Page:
Oh boy! My very first impressions post! I hope at least that it is the first! Damn you photographic memory, why do you fail me know. At least I still have photogenic memory! That made no sense…
So Guild Wars 2, ey? This is a very exciting launch, at least based on all the hype and the promises. One thing you don’t know about me is that I am an MMO enthusiast. I have played World of Warcraft for years on and off. I was never super hardcore, preferring to subscribe for 2-3 months at a time at key content launches and I was a semi serious raider (DPS mainly, a little bit of healing) in a few guilds that never aspired to any extraordinary feats like world first or full heroic clears before standard nerfs, but we did clear a lot of content and it was great fun. I love raiding. I also tried quite a few other MMOs, since I kind of got tired of the WoW formula. Out of these tries, the last two are worth mentioning.
The first was Rift. Now Rift was a pretty good game. It was pretty much the first fresh MMO that launched with very few technical issues and it… was… *gasp*… complete! In a world where MMOs launch with only the bare minimum features and pretty much die out before getting any meaningful content patches, a launch like the one Rift had is a minor miracle. And if all you care about is game mechanics, dare I hang my head out there with a bold claim: it was a better WoW than WoW. Because that is what it was: a WoW clone. Like all other “WoW killers” before it, Rift was a WoW clone. Silly silly MMOs. You can’t beat WoW at its own game. I’ll get into this more, but you probably could have mechanics 100 times as good as the ones from WoW and it would not be enough to really kill WoW. Because mechanics are not all that counts. And the rest of Rift was kind of bad. The world was large but bland. They had good graphics but zero aesthetics. Some probably talented people worked on creating a lot of large hilly areas with very little distinguishing marks. Story was shit and you couldn’t tell what is going one. On the other hand, Rift pumped out new content like no other one and I was surprised to see it “die” so fast. It still lives, but there was a major exodus of players. I left before that, because the whole world was so bland and uninspired, that I couldn’t stomach the mind-numbingly stupid and uniform leveling bit so I could get to the good part: raiding. I even paid up front for 6 months that pretty much went to waste.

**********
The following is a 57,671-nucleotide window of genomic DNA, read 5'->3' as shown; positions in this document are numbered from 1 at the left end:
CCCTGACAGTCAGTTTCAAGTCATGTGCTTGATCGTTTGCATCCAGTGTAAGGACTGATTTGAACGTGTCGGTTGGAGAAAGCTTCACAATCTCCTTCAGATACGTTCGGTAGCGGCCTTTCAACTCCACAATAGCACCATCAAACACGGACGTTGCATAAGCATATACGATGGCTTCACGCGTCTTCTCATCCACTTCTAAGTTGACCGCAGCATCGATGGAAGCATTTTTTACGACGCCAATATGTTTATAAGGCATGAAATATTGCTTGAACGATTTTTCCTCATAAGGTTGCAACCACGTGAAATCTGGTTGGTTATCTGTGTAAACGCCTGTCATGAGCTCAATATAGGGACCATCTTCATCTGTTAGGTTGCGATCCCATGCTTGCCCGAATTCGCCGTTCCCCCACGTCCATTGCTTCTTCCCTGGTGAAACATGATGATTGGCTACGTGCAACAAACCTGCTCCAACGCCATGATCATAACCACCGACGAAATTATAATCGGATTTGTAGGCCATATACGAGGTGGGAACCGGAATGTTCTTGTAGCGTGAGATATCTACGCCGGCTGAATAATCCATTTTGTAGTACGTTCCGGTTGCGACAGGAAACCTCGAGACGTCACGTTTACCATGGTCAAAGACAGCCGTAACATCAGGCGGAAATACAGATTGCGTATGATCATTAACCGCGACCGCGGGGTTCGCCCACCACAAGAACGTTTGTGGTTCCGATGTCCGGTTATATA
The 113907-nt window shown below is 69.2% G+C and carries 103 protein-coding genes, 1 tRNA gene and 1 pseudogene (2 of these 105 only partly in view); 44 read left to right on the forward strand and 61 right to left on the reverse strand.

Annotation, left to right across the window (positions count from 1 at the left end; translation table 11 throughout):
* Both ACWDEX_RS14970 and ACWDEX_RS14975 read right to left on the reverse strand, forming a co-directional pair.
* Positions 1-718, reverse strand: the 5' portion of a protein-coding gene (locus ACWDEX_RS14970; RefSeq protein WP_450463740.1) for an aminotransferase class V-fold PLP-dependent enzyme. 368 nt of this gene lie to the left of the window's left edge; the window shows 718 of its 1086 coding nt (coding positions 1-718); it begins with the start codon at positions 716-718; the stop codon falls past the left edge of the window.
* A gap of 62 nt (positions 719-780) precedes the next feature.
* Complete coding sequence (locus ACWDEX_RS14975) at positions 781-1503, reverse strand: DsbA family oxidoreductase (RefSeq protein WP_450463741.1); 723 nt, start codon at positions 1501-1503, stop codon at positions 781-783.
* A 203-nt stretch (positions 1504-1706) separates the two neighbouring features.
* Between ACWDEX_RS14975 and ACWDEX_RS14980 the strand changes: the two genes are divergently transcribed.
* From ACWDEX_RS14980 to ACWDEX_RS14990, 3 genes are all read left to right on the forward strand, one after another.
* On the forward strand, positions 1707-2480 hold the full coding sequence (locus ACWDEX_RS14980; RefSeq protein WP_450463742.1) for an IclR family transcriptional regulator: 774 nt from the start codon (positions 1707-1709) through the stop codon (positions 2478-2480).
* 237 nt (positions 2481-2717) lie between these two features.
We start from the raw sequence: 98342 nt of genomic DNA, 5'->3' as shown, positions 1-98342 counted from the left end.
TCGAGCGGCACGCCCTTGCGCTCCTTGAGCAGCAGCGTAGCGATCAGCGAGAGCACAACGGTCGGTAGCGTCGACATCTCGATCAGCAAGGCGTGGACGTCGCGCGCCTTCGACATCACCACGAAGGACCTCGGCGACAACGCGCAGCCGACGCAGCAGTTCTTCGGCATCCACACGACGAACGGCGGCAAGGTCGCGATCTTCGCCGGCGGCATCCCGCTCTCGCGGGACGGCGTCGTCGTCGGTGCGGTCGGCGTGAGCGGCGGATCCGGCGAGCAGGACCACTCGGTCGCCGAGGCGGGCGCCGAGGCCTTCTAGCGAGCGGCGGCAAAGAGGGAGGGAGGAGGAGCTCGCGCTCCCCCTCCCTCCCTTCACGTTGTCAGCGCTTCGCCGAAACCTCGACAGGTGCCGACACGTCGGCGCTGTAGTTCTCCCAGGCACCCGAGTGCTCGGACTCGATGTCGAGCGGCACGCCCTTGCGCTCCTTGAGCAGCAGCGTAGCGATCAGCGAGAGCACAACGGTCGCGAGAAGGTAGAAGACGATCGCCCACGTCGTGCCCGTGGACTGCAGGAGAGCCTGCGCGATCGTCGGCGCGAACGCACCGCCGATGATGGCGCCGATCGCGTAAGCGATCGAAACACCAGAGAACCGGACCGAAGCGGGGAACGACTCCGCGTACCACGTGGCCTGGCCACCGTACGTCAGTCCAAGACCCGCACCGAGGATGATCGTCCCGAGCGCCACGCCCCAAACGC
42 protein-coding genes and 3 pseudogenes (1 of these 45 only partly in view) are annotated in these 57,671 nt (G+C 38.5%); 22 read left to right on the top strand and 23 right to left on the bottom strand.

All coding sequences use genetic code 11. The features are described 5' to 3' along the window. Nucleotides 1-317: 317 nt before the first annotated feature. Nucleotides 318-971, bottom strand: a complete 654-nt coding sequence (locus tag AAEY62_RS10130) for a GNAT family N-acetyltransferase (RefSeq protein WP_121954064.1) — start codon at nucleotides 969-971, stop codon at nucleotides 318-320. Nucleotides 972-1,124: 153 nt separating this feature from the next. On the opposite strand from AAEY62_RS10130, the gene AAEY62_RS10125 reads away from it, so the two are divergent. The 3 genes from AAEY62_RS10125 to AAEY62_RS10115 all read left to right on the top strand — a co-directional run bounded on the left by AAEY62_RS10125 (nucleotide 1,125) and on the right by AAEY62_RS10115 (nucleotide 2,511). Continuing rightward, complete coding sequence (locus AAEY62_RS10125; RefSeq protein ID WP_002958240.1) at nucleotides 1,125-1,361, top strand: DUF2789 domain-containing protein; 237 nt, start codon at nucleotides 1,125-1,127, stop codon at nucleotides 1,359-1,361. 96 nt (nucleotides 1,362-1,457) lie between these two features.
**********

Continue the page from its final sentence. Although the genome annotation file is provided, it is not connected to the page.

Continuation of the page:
The last MMO that I tried was SWOTOR. I really wanted to love that game as a KOTOR & KOTOR 2 (and massive Bioware) fan. But while Rift was a very competent and complete WoW clone that did improve upon WoW technically a bit, but was ultimately a barren and uninspired world, SWOTOR was bad, incomplete and not taking any risks right out of the gate. A play it safe, not innovate for the life of it, hopefully some story and Bioware/Star Wars fans will keep it alive WoW clone! Sure, the story was good. At least for my class. The first act was a nice little personal story that even reached a conclusion that made me feel something and I actually wanted to reload and try a different ending. Something that never happened before in a MMO for me, only in single player story driven games. And the first 10 levels of “heroic combat” were pretty good, mainly because of the very improvisational feel of using random abilities to dispatch larger groups as fast as possible and all the pussback abilities. Lobbing of a foe from a cliff is always fun. But after level 10 it got into the same rhythm of hot key based rotations, where you use the same rotation for pretty much all your gaming time if you want to be efficient. And the game was otherwise shit, with catastrophically uninspired zones. Nothing of the Bioware spirit came though when you were not doing a story quest. And the server died while I was still wanting to play (unlike Rift, wehe I left the game at full population numbers). Server transfers? Working AH? “We don’t need that. Our game is fine!” I think that because of the state they launched, the ambitions it had, the support it got and the lack of an almost encyclopedic knowledge of the historical mistakes other MMOs have made and SWOTOR happily repeated, it deserved to die. A 200-300 million rumored expense game should have done better!